We've Come a Long Way, Baby, but There's Much More to Do to Stretch International Women's Day to Every Day

03/13/2015 03:10 pm ET | Updated May 13, 2015

Co-authored by Julie L. Arostegui, J.D., WAND Women, Peace, and Security Policy Director


Image source: The White House

Celebrate! There are positive changes for women and girls all around the globe this International Women's Day.

In Iraq, women have been at the forefront of advocating for peace; reaching across political, ethnic, and religious divides to bring communities together; and addressing the root social causes that are causing a rise in violent extremism. On Feb. 6, 2014, Iraq became the first country in the Middle East to launch a National Action Plan on Women, Peace, and Security, which promotes women's equality and participation in all peace processes and decision making, recognizing that women's inclusion is necessary to achieving stabilization and security. And in this war-torn country Baghdad now has its first woman mayor.

In Syria, women have also been leaders in advocating for peace, including negotiating local ceasefires to allow access to humanitarian aid and for students to go to school.

In Afghanistan, women have made advances in education, health, and participation in public life. Women now form 27 percent of the parliament, and the government has adopted its own National Action Plan on Women, Peace, and Security.

In Pakistan, recent Nobel Peace Prize winner Malala Yousafzai did what few individuals of any age would dare to do: She stood up to the Taliban, who tried to take her life merely for claiming her right to an education. This teenager has become a symbol of resistance against suppression and for the rights of children and girls around the world. She has courageously drawn attention to the rising extremism and militarism in Pakistan, a growing trend nationally, regionally, and globally that must be addressed.

In the U.S., we recently celebrated the third anniversary of our own National Action Plan on Women, Peace, and Security, which commits the United States to "empower half the world's population as equal partners in preventing conflict and building peace in countries threatened and affected by war, violence, and insecurity."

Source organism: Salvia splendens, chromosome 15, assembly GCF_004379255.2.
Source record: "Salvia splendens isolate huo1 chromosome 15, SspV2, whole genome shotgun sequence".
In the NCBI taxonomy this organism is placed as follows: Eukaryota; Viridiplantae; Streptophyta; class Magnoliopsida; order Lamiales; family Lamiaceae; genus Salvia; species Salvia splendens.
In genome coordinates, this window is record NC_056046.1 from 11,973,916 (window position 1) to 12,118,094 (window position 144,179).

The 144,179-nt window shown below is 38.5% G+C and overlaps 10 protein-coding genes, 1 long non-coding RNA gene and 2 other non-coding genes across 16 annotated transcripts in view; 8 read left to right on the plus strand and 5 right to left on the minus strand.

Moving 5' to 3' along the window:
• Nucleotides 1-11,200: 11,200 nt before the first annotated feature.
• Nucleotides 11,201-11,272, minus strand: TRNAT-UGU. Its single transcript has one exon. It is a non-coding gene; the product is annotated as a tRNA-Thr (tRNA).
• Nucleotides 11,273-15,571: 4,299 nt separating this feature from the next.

This week the United Nations Commission on the Status of Women is reviewing progress made on women's rights since the adoption of the Beijing Declaration and Platform for Action 20 years ago at the 1995 Beijing Conference on Women, where then-First Lady Hillary Clinton famously declared that women's rights are human rights.

However, as Clinton said this week, "Today, two decades later, it's clear: We are not there yet. We still have a lot of work to do."

The "No Ceilings Full Participation" report by the Clinton Foundation shows that 20 years on, women are still "very much a minority" when it comes to holding political office, representing fewer than 30 percent of the world's lawmakers. Women have made progress as ministers, but they tend to have portfolios such as health, education, or welfare and are left out of defense and financial ministries. In the last U.S. elections we celebrated the fact that 20 percent of senators are women, a record high. But really, 20 percent? Is that reason to celebrate when women here make up over half of the population?

And despite evidence that when women are included in peace processes, they go beyond just the traditional division of power to address community needs such as health care, education, food security, personal security, and gender-based violence in order to establish stability and lasting peace, conflicts around the world are being addressed -- whether by diplomacy or use of force -- without the participation of women. As the U.S. attempts to find solutions to the crisis in Iraq and Syria, we ask: Where are the women? As talks on Iran's nuclear program continue, we ask: Where are the women? As the U.S. draws down its troops in Afghanistan, we ask: What about the women?

Women around the world are challenging narratives that support discrimination, marginalization, sectarianism, violence, and extremism. They have been at the forefront of bringing communities together and building peace. Their role in fighting against militarization, terrorism, and religious extremism is critical, and we must strengthen their networks and support mechanisms.

Reports indicate that without women as part of peace making and peace building, there will be no long-lasting peace. Recent news articles in this country show that our women in Congress are more often the ones who broker compromise and solutions. Both are attributes that are needed for making peace and security.

Let us stand together and make this a safer and more secure world for ourselves and for our children so that 20 years from now we can look back and say we've come yet another "long way, baby."